Notes on Gender Role Transition --T NOTE #3
Originally posted on Jan 1, 2009 -- Revised: August 6, 2011 and April 12, 2013
As you might expect, the first couple of meetings
in any therapeutic relationship are extremely critical. This is
especially true if the presenting problem is a gender identity issue.
People come in at varying stages of dealing with their gender issues
and the work always starts from there.
--A growing number of people have come into see me already self medicating using hormones bought over the internet. Although self medicating may not necessarily be a non-starter, it does raise serious safety issues which we will need to address immediately. Please be prepared to be open and honest about any online hormones you are currently taking or have taken in the past.
A minority of people enter the
work expressing a clear desire to transition to the opposite gender role and want me to
monitor their transition. I am, of course, open to doing exactly that
if all of the criteria have been met. Others are far less anxious to
think that far ahead. Female to male directed individuals seem to be far more sure of what they want while crossdressing is usually the most some male to female directed individuals
will openly discuss. However, in this Note, I want to concentrate on
those people who present at the outset declaring to be clear and
ready to enter transition.
The first level of transition is psychological
evaluation for hormone therapy. In version 6 of the WPATH Standards of care, there used to be a 12 week evaluation period. Version 7 did away with that and allowed the therapist to make a hormone recommendation based on readiness of the client.
The first two or three hours are used to establish
a therapeutic alliance. I realize that what is transpiring for my
client is life changing therapy. It is extremely important for them
to have as much confidence in me as I can possibly endow. This is
done by clearly defining the ground rules under which we will be
working. I also assure the client that nothing drastic is going to
happen immediately. The two of us will take all the time necessary to
work out what is right and take appropriate and controlled action as
the therapy evolves. I find it useful to slowly reveal my in-depth
knowledge and expertise in the field of gender transition while being
very attentive and authentic in my listening. This is also a good
time to take careful notes that can be reviewed and annotated between
When a safe, secure environment has been
established and as we move on in the series of interviews, the depth
of the gender dysphoria and its ramifications begin to emerge.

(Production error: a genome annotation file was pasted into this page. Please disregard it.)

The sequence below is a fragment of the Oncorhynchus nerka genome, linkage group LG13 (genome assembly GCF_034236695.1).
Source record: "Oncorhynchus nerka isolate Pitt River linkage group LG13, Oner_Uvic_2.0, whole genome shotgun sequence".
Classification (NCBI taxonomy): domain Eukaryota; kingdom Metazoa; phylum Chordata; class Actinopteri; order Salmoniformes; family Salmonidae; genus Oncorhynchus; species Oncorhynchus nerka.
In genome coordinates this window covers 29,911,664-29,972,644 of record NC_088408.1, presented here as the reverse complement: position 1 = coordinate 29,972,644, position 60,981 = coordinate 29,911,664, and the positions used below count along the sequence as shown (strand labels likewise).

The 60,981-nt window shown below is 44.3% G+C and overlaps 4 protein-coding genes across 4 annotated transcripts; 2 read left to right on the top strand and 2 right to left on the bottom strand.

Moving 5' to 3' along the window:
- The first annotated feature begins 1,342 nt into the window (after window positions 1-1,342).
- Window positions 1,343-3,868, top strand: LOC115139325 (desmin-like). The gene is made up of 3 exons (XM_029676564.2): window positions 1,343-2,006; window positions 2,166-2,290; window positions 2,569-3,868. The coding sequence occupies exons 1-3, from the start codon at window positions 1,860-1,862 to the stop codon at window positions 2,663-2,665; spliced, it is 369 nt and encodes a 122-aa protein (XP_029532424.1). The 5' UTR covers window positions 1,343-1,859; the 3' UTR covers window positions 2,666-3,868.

Family, friends, and workplace issues are examined. Often a joint
session with the client's parents or a significant other will be
called for now. Questions about what the client might expect if he or
she was to decide to transition are encouraged and answered as
honestly as possible.
I also make certain to keep the client aware of
the pacing of our interviews. Even though we start with my being more questioning and direct, I slowly shift the burden of responsibility for the
work we do directly onto the client. I make it very
clear that although I am there to help, it is he or she who will
decide to enter, and if he or she chooses, complete transition. The
pacing, of course, is dependent on the individual's ability to handle
his or her particular social/familial/economic situation. If additional time is necessary for any reason whatsoever, then we simply schedule in more
I've said it before and I will undoubtedly say it
again: Transition is hard. Very hard! The pre-hormone therapy sessions should be the time when fantasies and misconceptions are
tempered by reality. The range of transition that can be expected
from the hormones and potential plans for surgery should be clear in
the individual's mind before hormone therapy starts.
Meeting others who have already started or gone through transition is
usually the best way for the client to gain these insights. In that regard I make an effort to
arrange for the individual to meet, by mutual consent, others who are
dealing with common special problems.
At some point, both the client and I have a good idea where we are going
and at what pace to proceed. If we are still dealing with fundamental
fears and uncertainty, then there is naturally no talk of moving on
in transition. If on the other hand all appears to be in order, I
make a concerted effort to be very specific about what the client can
expect physically and psychologically. To aid in empowering the
client, I have him or her start thinking about what internist or
endocrinologist they will want to work with. Here in the San
Francisco Bay Area, we are lucky to have several physicians who
specialize in administering cross-sex hormone therapy. Each has a specific style and idea as to how fast transition should occur. Eventually the time comes when
we both feel the time is right to try hormone replacement therapy. It
may have taken a few weeks or twelve weeks or it may have taken twelve months.
Either way the time must be right.
In essence then, the pre-hormone sessions are
used to authenticate the transition, establish a bond between the
therapist and the client, set the pace for the rest of transition,
and importantly, empower the client by giving him or her control over
an element of his or her life that, until now, may have appeared
nearly impossible to attain.
(A substantial portion of this Note originally
appeared in issue Number 76 of Cross Talk)